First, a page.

by Boyzone, pop (1999)
Polygram, ASIN B00000JG3B
It's hard to believe but for a boyband, Boyzone has lasted six years in the Music 'Biz and right now they're stronger than ever in the UK and Asia. Not bad for a band many dismissed as a passing fad.
Boyzone's entire musical history is now here, in one Greatest Hits compilation that spans all three of their albums plus seven new songs. Seven out of eighteen songs in total. Not a bad buy really.
There are good news and bad news. Good news is, the Boyz are definitely making musical progress from bad kiddie-pop to mature white R&B sounds. Bad news is, out of 19 songs, seven are cover versions. That's an ammunition for critics who say the Boyz rely too much on covers. But hey, who cares what critics say right? Question here is, do I like By Request: The Hits?
Yes I do.
I haven't heard the Boyz' first album but if the five songs representative are any indication, I'm not missing anything. The most interesting songs is the cover of the Cat Stevens song, Father and Son and Key To My Life, the latter having the most cringe-inducing songwords ever. Here I must say Boyzone's greatest asset lies in the melodic contrasts between lead singers Ronan Keating and Stephen Gately. Ronan has a low, purry, sultry baritone that sounds husky and way older than his age of early-twenties. Stephen's higher pitch, when he has it under control, has a child-like quality that is either sweet on a good day or damn annoying on a bad one. Fortunately Stephen's having more good days as the album progresses to the newer songs. Good for you Steo! When Steo's voice is pitted against Ronan's, the effect can be chillingly beautiful. In Key To My Life, an otherwise pleasant but forgettable song, Steo's gaily, airy voice sailed over Ronan's steadier, more sober baritone like icing over cake. It is eerie yet stunning, a contrast of clashing colors. Indeed, for the most of By Request: The Hits, the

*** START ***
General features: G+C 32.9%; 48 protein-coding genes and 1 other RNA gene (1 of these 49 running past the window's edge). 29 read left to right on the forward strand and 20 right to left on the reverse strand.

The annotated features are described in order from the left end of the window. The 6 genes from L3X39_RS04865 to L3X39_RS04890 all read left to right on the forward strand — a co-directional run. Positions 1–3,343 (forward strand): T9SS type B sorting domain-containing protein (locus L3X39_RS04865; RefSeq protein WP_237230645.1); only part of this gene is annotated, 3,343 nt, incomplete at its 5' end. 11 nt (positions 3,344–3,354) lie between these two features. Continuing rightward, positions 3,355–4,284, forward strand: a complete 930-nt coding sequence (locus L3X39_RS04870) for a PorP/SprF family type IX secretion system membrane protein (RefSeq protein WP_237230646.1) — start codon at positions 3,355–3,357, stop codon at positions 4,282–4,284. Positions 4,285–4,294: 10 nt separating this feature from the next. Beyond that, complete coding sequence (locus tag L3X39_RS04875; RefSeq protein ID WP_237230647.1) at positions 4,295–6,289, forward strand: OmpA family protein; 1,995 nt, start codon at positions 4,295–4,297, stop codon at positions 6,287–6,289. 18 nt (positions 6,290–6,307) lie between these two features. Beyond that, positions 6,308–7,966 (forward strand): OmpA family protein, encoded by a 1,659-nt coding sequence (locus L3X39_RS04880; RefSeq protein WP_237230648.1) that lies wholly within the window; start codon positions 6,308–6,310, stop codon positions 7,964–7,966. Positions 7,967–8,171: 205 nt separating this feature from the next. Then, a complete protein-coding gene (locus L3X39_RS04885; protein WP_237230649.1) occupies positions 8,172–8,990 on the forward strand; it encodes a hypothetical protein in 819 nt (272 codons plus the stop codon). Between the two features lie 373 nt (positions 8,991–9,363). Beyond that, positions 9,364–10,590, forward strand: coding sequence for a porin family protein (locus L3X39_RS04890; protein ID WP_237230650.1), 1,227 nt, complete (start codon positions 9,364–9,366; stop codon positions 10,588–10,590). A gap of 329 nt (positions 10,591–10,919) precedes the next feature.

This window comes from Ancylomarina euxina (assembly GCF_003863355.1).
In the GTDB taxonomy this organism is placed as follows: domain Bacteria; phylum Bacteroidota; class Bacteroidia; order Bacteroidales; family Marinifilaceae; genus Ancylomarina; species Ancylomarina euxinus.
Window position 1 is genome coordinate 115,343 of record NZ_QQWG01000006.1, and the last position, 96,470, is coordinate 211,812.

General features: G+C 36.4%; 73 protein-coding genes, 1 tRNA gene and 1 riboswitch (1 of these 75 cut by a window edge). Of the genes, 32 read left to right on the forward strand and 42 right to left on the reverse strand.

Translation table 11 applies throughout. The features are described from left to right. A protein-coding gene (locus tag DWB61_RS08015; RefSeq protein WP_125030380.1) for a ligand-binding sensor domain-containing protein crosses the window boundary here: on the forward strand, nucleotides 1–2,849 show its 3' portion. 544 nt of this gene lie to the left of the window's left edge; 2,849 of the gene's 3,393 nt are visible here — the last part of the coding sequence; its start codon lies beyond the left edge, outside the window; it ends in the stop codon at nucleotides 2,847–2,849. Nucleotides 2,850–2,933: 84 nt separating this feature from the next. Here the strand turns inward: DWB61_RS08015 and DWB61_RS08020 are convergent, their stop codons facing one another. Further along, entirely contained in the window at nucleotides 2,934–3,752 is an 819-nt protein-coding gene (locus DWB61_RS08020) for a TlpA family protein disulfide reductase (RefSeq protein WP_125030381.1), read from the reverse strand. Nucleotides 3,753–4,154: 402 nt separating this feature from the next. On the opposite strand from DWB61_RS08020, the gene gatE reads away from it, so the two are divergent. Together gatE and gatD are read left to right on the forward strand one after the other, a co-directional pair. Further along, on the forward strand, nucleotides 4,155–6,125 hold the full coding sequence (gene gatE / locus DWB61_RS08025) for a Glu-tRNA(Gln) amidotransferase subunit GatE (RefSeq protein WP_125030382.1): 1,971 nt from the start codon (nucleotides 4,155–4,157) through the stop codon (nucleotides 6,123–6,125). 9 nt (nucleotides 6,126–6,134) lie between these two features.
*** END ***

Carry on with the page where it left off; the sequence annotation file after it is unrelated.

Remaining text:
most interesting songs are the Stephen-Ronan duets. A Different Beat, an interesting take on pseudo-African music, has Stephen's voice providing the light, breezy feel of the verse before Ronan steps in, slowly drawing the listener back to earth. The chorus is simply beautiful, with Ronan murmuring And this world would turn before Stephen soared with his line To a different beat. When done right, Stephen can take one high to the skies, while Ronan gradually brings you back down. In No Matter What, an Andrew Lloyd Webber composition, the song could be repetitous and bland if not again for this contrast of voices. NMW ends up one of the Boyz' better song. a nicely sung song of hope and defiance of convention in pursuit of happiness. Ronan Keating does wonderfully alone too. On songs like Picture of You and All That I Need, his voice, clear as a cathedral bell, is compelling and seductive. But oh, it is his solo single When You Say Nothing At All that he really shines. I've a special room just to play that song, just click on the link to go there.
Now, the covers. Words, You Needed Me, Baby Can I Hold You, Father and Son, these are well done, in fact, I find their Words
more interesting than the original by Bee Gees (ooh, blasphemy!). However, their massacre of Billy Ocean's When The Going Gets Tough (totally lifeless) is unforgivable!
Overall, however, By Request: The Hits is very listenable, despite the throwaway songs from the debut album. This album is for the casual listeners, like me.
But hey, the song When You Say Nothing At All alone is worth the price of this album.
This CD at Amazon.com
This CD at Amazon UK
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